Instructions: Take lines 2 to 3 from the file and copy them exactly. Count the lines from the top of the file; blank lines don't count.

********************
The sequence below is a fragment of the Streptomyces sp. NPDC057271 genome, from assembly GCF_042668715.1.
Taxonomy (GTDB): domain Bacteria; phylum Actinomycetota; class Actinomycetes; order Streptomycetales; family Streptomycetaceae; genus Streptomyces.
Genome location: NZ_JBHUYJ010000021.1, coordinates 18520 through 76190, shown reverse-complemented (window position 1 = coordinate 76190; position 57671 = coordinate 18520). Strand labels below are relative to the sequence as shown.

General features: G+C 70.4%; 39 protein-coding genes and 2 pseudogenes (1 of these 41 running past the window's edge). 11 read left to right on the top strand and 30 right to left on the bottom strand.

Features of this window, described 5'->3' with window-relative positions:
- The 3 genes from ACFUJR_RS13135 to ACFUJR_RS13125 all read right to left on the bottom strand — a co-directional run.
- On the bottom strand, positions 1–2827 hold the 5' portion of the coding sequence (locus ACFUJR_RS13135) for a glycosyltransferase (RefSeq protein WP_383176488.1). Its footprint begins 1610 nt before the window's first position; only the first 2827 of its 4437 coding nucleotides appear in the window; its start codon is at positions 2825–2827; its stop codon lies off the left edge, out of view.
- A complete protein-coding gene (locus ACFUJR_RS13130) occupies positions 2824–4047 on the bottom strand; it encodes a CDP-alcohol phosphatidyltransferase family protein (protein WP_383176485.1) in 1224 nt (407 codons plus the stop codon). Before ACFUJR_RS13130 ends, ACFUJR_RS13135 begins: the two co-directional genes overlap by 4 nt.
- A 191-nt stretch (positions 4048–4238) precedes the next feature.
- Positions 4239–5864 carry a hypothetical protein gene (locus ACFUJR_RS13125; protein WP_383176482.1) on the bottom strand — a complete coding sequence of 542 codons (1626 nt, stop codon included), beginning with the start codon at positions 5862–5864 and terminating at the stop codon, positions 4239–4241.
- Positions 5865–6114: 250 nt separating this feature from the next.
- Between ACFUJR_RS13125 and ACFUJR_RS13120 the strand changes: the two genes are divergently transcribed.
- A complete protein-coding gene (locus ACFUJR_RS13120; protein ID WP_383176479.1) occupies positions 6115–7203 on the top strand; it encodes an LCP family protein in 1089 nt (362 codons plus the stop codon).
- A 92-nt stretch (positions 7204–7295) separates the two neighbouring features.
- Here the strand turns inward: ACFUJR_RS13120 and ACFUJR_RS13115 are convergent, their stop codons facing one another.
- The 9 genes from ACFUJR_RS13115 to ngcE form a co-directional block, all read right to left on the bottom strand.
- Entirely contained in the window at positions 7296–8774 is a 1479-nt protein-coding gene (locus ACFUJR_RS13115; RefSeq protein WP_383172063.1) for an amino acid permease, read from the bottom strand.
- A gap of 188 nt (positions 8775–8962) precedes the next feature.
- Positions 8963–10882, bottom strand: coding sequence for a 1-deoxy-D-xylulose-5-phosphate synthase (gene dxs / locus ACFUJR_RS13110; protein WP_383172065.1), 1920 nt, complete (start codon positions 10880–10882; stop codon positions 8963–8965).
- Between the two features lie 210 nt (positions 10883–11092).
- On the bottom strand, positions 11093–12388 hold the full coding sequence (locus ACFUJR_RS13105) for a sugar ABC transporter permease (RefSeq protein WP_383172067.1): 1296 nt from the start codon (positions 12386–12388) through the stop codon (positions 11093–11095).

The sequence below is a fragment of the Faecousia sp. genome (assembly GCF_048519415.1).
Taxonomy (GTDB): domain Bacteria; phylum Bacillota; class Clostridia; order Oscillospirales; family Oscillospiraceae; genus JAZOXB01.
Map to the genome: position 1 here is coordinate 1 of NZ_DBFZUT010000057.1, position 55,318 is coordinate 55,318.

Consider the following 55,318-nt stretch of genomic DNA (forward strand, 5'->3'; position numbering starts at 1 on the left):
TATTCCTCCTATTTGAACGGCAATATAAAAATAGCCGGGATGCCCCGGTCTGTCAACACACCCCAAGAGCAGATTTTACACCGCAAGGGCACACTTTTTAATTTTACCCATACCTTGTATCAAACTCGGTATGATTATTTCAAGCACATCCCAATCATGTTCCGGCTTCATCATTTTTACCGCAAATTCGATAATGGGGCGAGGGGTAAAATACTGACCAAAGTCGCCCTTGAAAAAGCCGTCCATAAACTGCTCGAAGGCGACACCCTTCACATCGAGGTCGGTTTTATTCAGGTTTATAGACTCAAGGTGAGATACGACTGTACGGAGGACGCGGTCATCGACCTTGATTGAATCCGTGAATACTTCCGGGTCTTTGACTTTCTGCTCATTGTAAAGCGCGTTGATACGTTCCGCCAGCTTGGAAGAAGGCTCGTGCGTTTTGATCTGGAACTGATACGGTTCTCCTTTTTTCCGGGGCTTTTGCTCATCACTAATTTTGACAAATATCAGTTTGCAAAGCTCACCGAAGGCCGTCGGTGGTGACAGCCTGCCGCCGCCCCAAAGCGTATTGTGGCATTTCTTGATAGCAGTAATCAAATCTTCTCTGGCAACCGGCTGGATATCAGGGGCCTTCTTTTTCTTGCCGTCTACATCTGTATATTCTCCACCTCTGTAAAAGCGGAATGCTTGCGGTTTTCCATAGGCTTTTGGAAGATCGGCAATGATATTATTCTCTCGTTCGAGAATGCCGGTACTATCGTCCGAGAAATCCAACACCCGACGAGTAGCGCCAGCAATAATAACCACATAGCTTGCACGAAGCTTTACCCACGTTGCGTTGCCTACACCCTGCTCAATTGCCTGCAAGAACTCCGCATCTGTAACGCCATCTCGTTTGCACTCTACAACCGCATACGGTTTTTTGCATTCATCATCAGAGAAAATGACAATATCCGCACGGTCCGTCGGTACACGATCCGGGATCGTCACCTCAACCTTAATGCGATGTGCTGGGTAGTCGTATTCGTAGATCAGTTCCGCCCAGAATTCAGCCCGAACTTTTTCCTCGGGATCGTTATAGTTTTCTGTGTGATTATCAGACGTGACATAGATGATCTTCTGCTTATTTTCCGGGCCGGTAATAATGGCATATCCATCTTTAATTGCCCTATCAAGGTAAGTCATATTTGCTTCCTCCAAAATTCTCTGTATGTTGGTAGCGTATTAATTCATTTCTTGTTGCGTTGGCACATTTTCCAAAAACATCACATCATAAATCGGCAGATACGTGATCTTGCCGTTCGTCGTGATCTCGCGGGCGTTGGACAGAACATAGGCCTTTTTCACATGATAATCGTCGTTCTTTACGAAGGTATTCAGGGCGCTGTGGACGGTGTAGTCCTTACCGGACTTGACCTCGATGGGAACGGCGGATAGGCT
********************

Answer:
Taxonomy (GTDB): domain Bacteria; phylum Actinomycetota; class Actinomycetes; order Streptomycetales; family Streptomycetaceae; genus Streptomyces.
Genome location: NZ_JBHUYJ010000021.1, coordinates 18520 through 76190, shown reverse-complemented (window position 1 = coordinate 76190; position 57671 = coordinate 18520). Strand labels below are relative to the sequence as shown.